I want the end of car culture too!


Aerial view of w:Fawkner, Victoria looking south, from Sydney Road / Western Ring Road, by Wongm on Wikimedia Commons

This has nothing to do with computer science or software or anime, but when Alex Sadlier shared this in Google Reader I just had to comment on it.

I want the car culture to fall down tomorrow, and I no longer care who knows it. I want the end of single-occupant vehicles, and the end of suburbs that force us to drive 30 or 40 miles to get to a job.

Yes, yes and yes!

The Aussie Factor

First I want to get this disclaimer out of the way. With all my recent blog posts on airport searches and internet filters I may give the impression that I hate Australia. I don't, I'm just bitterly disappointed at all her missed opportunities and think she and her people are capable of so much more, if people in charge were competent and forward thinking enough.

Oh yeah, and if we got rid of the states. An entire country with less people than many cities doesn't need them and it only adds to the red tape, bureaucracy and waste of our already ineffective federal government!

I digress!

When the British first arrived in Australia, they held the promise of creating an egalitarian society without the rigid social classes and sense of entitlement so entrenched in much of the Western world at the time. Instead that potential was squandered in an attempt to realise the Aussie Dream of a 1/4 acre lot and two cars, at the expense of our land's native peoples, the environment and ultimately of sustainable living.

With only 4 million people, Sydney is larger in land area than New York City, is it any surprise services such as public transport can't be effective when people are spread so thin?

Urban sprawl in Sydney by Bunzip on Flickr

It’s a car entitlement culture thingy

I've touched on this a few times on this blog, but basically the way I see it Australia, like the United States, has a car entitlement culture which has such a deep and profound effect on virtually everything. Cities can't afford to provide good public transport because they're too busy clearing huge swaths or land or tunnelling to build gigantic roads and other necessary infrastructure so individual people can sit in their gigantic cars and talk on their phones about how the traffic is so terrible and run over a few pedestrians and bike riders. As a result, nobody uses public transport because it's slow and ineffective. It's a viscous cycle that no politician for decades has had the balls to break other than token new tram lines or refurbished carriages.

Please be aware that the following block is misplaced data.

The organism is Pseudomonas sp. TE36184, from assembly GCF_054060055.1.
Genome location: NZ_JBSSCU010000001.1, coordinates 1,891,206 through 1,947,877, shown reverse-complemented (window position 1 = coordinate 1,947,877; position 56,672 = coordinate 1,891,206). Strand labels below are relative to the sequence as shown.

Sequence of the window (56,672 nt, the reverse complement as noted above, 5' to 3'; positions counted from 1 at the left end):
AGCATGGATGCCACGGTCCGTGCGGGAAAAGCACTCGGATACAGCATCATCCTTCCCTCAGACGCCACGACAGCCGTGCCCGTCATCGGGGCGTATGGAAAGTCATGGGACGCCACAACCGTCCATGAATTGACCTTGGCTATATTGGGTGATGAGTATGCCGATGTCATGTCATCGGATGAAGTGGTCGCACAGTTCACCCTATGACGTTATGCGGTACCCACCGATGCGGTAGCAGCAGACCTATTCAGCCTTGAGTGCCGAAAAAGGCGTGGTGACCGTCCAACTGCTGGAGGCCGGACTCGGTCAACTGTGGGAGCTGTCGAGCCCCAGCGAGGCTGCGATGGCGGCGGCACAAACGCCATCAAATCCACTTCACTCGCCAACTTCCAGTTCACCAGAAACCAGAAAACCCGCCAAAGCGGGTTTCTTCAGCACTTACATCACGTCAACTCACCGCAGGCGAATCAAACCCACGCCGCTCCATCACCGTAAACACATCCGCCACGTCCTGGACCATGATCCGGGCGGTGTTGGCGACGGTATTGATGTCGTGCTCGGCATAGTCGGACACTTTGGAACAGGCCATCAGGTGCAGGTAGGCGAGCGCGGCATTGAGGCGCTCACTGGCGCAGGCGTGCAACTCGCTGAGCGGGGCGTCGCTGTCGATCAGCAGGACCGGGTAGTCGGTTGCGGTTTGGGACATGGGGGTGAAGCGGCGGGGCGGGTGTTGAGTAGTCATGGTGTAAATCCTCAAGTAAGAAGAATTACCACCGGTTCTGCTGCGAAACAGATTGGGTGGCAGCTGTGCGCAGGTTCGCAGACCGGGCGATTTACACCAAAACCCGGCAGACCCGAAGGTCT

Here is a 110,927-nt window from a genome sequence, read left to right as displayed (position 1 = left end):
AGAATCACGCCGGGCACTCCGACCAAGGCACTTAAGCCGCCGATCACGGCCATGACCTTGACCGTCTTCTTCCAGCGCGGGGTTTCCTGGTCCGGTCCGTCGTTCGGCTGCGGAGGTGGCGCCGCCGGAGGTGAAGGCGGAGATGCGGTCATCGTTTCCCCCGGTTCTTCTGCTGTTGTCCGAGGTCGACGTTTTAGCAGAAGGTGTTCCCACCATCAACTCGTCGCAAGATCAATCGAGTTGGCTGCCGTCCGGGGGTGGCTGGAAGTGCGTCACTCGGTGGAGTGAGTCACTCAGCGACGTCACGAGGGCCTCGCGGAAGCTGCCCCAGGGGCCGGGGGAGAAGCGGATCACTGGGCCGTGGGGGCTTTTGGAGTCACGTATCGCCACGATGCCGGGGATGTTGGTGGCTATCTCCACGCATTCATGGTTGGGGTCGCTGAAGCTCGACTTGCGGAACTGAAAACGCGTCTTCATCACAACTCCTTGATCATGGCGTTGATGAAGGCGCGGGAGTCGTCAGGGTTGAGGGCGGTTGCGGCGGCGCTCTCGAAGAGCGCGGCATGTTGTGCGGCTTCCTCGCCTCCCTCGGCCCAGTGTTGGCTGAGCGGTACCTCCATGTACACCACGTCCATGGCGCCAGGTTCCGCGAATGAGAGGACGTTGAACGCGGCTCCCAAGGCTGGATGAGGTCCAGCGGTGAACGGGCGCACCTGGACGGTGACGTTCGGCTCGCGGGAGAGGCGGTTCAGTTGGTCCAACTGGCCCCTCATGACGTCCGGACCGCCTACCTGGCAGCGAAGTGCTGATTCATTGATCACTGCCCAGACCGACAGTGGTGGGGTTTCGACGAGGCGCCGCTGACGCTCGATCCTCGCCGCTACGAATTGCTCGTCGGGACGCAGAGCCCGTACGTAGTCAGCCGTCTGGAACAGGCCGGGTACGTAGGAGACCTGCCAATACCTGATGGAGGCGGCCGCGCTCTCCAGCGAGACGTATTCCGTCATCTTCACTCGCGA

It goes even deeper than a practical standpoint of "needing" a car. It's a rite of passage for 16 year olds to start learning to drive and to get their first wheels. As a financial result of growing up in Singapore, I'm 24 and the only vehicle I have a licence for is a Segway. It used to embarrass me. I don't care now.

I've only really talked about public transport here, but there are many other issues. With people living so far out, the idea of walking to work or school is out of the question for so many people which I can only imagine is having serious health effects. Many people somehow think living in a trendy apartment is still just a cheapie substitute to a "real" house. There's less space for parks. We can't use renewable energy to power trains because people are too busy burning a disgusting liquid in their cars that spills and causes disaster, not to mention chokes the air we breathe.

This isn't to say there aren't legitimate uses for cars, but for every person using one there are dozens who abuse them. You really need a gigantic car to go one block… by yourself… really?!

The Holden Commodore Omega, photo by User:OSX on Wikipedia

Put down the pot your hippie!

And yet if I say this to people, I'm called a daydreaming hippie or a stupid commie red socialist, or some less polite combination of the two! Anyway, call me what you will, I'm off to take the Singapore MRT two stops. If I miss the train, another one will be there in 2 minutes, and when I go on it there won't be any graffiti or broken windows either.

Ah the wonders of investing in your future!

Image credits

  • Melbourne aerial photo by Wongm on Wikimedia Commons
  • Sydney urban sprawl photo by Bunzip on Flickr
  • Holden car photo by User:OSX on Wikipedia.
  • Photo of baked cat pie with Guinness by Neal O’Carroll from the IntoYourHead show.

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Ruben Schade is a technical writer and infrastructure architect in Sydney, Australia who refers to himself in the third person in bios. Hi!

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